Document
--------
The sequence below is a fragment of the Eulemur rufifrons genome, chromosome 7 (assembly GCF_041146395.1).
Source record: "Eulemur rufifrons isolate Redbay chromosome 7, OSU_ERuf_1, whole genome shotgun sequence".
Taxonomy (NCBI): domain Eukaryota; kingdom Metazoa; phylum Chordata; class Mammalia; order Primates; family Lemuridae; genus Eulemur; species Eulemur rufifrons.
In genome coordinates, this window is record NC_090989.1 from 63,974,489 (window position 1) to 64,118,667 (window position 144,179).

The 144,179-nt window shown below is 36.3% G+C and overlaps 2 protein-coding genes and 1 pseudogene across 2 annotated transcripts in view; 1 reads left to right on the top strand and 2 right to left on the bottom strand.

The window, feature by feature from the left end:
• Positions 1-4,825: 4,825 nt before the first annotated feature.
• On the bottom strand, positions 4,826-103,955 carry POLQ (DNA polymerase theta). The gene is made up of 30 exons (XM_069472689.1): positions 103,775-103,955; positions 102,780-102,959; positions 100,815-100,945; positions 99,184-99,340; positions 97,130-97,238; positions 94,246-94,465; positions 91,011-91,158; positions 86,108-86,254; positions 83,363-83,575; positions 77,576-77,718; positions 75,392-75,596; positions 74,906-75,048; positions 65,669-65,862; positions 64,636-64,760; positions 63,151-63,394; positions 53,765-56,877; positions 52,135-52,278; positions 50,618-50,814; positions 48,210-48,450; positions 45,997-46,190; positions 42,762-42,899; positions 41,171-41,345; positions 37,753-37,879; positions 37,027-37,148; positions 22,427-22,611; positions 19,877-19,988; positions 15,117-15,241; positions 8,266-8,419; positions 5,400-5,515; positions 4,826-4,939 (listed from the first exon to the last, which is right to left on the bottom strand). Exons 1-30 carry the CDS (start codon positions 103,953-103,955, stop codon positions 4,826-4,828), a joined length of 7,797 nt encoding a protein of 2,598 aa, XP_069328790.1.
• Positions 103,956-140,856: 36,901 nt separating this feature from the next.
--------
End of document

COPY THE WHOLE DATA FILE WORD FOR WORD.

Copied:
The sequence below is a fragment of the Eulemur rufifrons genome, chromosome 7 (assembly GCF_041146395.1).
Source record: "Eulemur rufifrons isolate Redbay chromosome 7, OSU_ERuf_1, whole genome shotgun sequence".
Taxonomy (NCBI): domain Eukaryota; kingdom Metazoa; phylum Chordata; class Mammalia; order Primates; family Lemuridae; genus Eulemur; species Eulemur rufifrons.
In genome coordinates, this window is record NC_090989.1 from 63,974,489 (window position 1) to 64,118,667 (window position 144,179).

The 144,179-nt window shown below is 36.3% G+C and overlaps 2 protein-coding genes and 1 pseudogene across 2 annotated transcripts in view; 1 reads left to right on the top strand and 2 right to left on the bottom strand.

The window, feature by feature from the left end:
• Positions 1-4,825: 4,825 nt before the first annotated feature.
• On the bottom strand, positions 4,826-103,955 carry POLQ (DNA polymerase theta). The gene is made up of 30 exons (XM_069472689.1): positions 103,775-103,955; positions 102,780-102,959; positions 100,815-100,945; positions 99,184-99,340; positions 97,130-97,238; positions 94,246-94,465; positions 91,011-91,158; positions 86,108-86,254; positions 83,363-83,575; positions 77,576-77,718; positions 75,392-75,596; positions 74,906-75,048; positions 65,669-65,862; positions 64,636-64,760; positions 63,151-63,394; positions 53,765-56,877; positions 52,135-52,278; positions 50,618-50,814; positions 48,210-48,450; positions 45,997-46,190; positions 42,762-42,899; positions 41,171-41,345; positions 37,753-37,879; positions 37,027-37,148; positions 22,427-22,611; positions 19,877-19,988; positions 15,117-15,241; positions 8,266-8,419; positions 5,400-5,515; positions 4,826-4,939 (listed from the first exon to the last, which is right to left on the bottom strand). Exons 1-30 carry the CDS (start codon positions 103,953-103,955, stop codon positions 4,826-4,828), a joined length of 7,797 nt encoding a protein of 2,598 aa, XP_069328790.1.
• Positions 103,956-140,856: 36,901 nt separating this feature from the next.